Insights straight from Steve Rude
Here is the original set of answers to my questions from Steve. The article and video about him, with lots of images from his legendary career, can be found here.
HUMAN FORM, REFERENCE AND IMAGINATION
The only way I know to get good at anything is by persistent, goal-oriented practice. And since we’re artists, this naturally goes hand-in-hand with using our imaginations. That’s where it should start. What I try and end up with is an authentication of the image I originally saw in my mind. The best artists are also the most resourceful. This means when problems come up, and they always will, you’ll eventually find a way to solve them.
When I’m working in my sketchbook, which I usually do either before I start the day, or during the day just to break things up, I do both imagination and references studies—pretty much anything that catches my eye or need practice at.
Part of my regimen is taking things that are difficult to draw, breaking them down into basic forms, and see what remains when the complexities are stripped away. And since I can sometimes get hazy on what I’ve learned over the years, these studies can include everything from the human foot to a horse’s nostrils.
Sometimes I’ll just come across a picture of an interesting pose from my reference files, or some random thing I’ve found in my book shelf. I’ll draw these things for the pure fun of it, just to get me warmed up. My library has hundreds of books on all subjects, and when take breaks, I’ll just scan the shelves for something to copy in my sketchbook. This also helps take my mind off what I might be struggling with. Drawing uses a lot of mental energy and this helps recharge me when it starts to run out.
If I had to categorize the soundest process I know of producing an Illustration, I’d recommend breaking things down into two simple stages. I would start by sketching something you see in your imagination. Then I’ll move into the “thumbnail” stage, something that’s about 2 inches in height—I’ve found they don’t need to be any bigger than that. In these miniature sketches you’re looking for the best ways to position all the elements, along with deciding how the lighting should work, and finally working out a good color scheme that goes with the atmosphere you want to convey.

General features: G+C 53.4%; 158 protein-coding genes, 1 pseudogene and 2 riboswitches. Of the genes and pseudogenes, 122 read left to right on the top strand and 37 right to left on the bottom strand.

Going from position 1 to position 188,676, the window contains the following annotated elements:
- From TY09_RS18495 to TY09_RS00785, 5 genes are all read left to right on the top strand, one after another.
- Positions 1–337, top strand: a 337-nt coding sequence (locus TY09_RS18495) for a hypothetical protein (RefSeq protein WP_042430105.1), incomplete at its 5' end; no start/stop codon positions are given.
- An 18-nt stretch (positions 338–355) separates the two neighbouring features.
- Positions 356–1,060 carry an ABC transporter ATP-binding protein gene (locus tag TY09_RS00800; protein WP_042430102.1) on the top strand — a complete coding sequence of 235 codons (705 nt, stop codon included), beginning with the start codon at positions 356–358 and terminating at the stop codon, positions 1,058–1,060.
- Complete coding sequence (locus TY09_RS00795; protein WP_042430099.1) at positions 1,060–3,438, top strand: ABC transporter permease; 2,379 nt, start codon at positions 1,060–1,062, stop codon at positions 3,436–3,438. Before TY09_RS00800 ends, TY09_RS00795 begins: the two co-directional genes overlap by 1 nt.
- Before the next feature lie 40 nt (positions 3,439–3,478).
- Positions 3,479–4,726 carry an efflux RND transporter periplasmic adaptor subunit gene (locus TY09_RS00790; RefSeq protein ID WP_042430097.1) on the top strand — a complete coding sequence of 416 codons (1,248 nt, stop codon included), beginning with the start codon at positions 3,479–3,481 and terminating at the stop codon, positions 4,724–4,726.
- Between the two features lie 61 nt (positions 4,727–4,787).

Step Two would be gathering reference materials to help give the picture a sense of authenticity. This reference might include posing yourself in mirror studies, photo shoots of models, or finding something helpful from your reference files. The photos you take should be accurate to the figure positions and lighting angles that you’ve worked out from your “imagination” studies.
Some people go to great lengths when it comes to gathering accurate reference, doing extensive photo sessions with models to make sure every position and expression is precisely captured. Others just grab what they can and wing it. After many years of trying both methods, coupled with my general impatience of wanting to throw myself into the painting as quickly as possible, seems to have put me in the “grab and wing it” category. Your temperament and personality determine much of how you go about doing something.
Back in my early art school days, I was always told by older artists that I would eventually acquire more speed and my art would become better and easier in time. While you can generally always find ways to improve and “get better” throughout your lifetime, because everyone’s individual make-up is set-up to learn at different speeds, there’s no telling at what pace these “improvements” are going to come along at. And while some do come “easier”, I don’t remember any that didn’t come without some kind of struggle.
The basics of art need to be understood by every artist. You can’t ignore them, and you can’t go forward without them. All the things you hear about, such as perspective, learning how to construct things from basic forms, the mechanisms of anatomy and how bodies work—human, horses, birds, and anything else under the sun, have to researched and studied. Seeing how the great artists from barely 100 years ago had about 1/50th the materials we have to learn from today, it stands to reason that we of the 21st century should be able to learn it in 1/50th the time.
HOW I STUDY
From early on, all the skills I’ve acquired have come from the same basic sources; By studying artists I admire, practicing things in my sketchbooks, and taking classes from hopefully really good teachers. I also think about how to solve problems a lot, hoping to make the process a little easier each time.
Reversing things in a mirror and looking at things from a distance are two methods all artists seem to rely on to help spot problems in symmetry and compositional things that might be off-balanced. When I’m about 50 to 75% done with an illustration and not sure where to go with it, I’ll prop it up against a wall about 10 feet away and figure out what I need to pull it off–things I’ve never been able to catch when working close up.
My color palette is simple: white and black, two yellows– like lemon yellow and yellow ochre—orange, two reds—as in a medium to light red and alizarin crimson–a dark brown like burnt umber, a couple greens, and two blues, usually a thalo blue and an ultramarine. Unlike most people, I don’t think in terms of “warm and cool” colors. To me, they’re just colors. Whatever color works best, that’s what I put it in.
MORE ON PRACTICE
HOW TO AVOID LETTING YOUR STANDARDS FALL
LEARNING FROM THE EXPERTS
As the many volumes of my valued Andrew Loomis How-To books have reminded me, the principles of any medium are the same, but in actual practice they can be quite different. Oil paint doesn’t behave like acrylic or watercolor, and that’s one good reason why I’ve tried to learn them all.